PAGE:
Feed your fish lots of vegetables and keep them satiated so that they don’t munch on your aquarium plants.
Lots of omnivorous and herbivorous fish love to chew on a large variety of vegetables.
Ideal and safe vegetables that you can feed your freshwater aquarium fish include the following:
- Broccoli florets
- Dandelion Greens
- Bok Choy
- Leafy Greens
- Shelled Peas
Tropical fish species prefer algae and seaweed to common household vegetables.
So, it’s better to feed them store-bought seaweed than fresh veggies. If you want to feed them terrestrial vegetables, then do so in moderation.
Grow Aquarium Plants that Fish Don’t Eat
A solid tip to protect your aquarium plants from fish is to grow only those live plants in your aquarium that fish don’t like to feed on.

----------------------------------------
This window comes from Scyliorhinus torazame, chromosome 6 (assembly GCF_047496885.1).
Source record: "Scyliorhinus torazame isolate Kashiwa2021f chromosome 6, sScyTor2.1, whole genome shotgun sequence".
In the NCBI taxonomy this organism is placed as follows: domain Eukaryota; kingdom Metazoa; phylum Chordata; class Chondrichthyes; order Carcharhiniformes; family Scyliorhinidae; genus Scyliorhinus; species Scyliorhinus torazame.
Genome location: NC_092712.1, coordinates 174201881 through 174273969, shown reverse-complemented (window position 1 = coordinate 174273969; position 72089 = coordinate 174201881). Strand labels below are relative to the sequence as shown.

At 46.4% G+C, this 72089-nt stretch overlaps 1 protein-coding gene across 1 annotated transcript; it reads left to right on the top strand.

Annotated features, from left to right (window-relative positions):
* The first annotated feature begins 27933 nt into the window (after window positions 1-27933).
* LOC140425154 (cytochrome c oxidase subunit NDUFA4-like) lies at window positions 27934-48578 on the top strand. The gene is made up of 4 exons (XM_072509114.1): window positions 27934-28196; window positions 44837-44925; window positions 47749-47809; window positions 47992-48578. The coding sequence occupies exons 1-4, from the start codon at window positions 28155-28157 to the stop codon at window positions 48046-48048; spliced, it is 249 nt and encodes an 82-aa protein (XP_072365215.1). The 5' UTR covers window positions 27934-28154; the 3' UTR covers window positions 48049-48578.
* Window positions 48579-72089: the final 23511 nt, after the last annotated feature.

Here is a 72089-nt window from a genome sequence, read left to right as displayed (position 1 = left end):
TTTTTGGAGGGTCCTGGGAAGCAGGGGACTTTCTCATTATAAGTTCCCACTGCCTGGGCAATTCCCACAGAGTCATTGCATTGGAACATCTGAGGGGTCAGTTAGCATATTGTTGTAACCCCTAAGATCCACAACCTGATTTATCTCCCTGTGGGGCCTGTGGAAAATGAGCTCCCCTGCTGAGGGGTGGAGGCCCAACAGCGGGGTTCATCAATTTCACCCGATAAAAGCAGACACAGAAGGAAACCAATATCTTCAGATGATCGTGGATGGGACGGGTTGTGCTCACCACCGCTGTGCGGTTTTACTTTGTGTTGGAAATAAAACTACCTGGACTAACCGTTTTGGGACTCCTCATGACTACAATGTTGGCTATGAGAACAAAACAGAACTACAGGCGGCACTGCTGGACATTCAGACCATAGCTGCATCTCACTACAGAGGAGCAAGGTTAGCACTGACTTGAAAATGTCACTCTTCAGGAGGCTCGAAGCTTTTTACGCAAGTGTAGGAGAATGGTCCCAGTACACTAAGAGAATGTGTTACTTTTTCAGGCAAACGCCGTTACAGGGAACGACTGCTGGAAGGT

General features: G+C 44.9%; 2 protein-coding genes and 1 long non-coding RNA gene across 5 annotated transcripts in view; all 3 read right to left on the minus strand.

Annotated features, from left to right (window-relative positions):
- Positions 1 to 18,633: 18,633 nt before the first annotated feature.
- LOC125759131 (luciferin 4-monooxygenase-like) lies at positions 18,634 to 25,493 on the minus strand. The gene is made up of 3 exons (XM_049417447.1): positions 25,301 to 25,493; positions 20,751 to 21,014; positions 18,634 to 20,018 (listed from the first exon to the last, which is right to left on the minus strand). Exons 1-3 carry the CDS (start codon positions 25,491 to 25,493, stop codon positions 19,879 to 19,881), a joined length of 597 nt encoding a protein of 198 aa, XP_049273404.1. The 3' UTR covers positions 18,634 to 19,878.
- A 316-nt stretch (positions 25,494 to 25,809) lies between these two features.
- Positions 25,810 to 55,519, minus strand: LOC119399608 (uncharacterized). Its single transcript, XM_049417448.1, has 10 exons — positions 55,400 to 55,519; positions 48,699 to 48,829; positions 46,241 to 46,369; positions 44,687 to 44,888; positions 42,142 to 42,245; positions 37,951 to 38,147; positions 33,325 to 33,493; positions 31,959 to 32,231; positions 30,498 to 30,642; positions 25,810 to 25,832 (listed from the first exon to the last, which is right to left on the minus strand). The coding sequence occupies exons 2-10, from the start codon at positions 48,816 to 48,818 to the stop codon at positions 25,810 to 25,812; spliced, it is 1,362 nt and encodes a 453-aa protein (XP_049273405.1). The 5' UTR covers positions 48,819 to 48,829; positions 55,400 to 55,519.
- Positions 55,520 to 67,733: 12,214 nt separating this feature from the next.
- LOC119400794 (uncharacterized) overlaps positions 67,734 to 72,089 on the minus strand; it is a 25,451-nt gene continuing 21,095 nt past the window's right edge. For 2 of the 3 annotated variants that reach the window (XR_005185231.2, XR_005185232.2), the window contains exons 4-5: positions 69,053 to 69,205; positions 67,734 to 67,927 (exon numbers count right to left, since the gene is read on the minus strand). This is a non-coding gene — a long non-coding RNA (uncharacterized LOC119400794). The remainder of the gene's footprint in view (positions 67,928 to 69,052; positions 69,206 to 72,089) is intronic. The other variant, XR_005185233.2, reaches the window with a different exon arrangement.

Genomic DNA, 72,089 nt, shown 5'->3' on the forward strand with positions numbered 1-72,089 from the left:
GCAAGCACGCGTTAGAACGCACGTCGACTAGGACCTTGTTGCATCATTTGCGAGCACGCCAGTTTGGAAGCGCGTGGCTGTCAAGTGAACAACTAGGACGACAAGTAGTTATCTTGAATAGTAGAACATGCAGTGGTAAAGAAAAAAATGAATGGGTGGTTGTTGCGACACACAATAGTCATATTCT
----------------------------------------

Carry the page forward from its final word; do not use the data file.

Most fish species don’t like to munch on Java Fern due to its tough leaves, so, that automatically makes it an ideal choice for aquarium owners.
The same goes for Anubias and Java Moss. Experiment with different live plants and see which ones your fish leave alone.
Minimize the Number of Fish in Your Aquarium
The more fish you have in your aquarium, the more your plants are going to get eaten by them.
So, the best thing for you to do to protect your plants is to minimize the number of fish in your aquarium.
This step won’t entirely protect your plants, but it will definitely lessen the intensity and damage inflicted by the fish.
Plant Fast-Growing Plants in Your Aquarium
Another way to protect your plants from fish is to only place fast-growing live plants in your aquarium.
Slow-growing plants will not be able to establish themselves in your aquarium with plant-eating fish.
Your fish will likely devour them before they take root in your aquarium.
Fast-growing plants, on the other hand, will not only establish themselves quickly in your aquarium but will also grow much quicker than the pace at which the fish will eat them.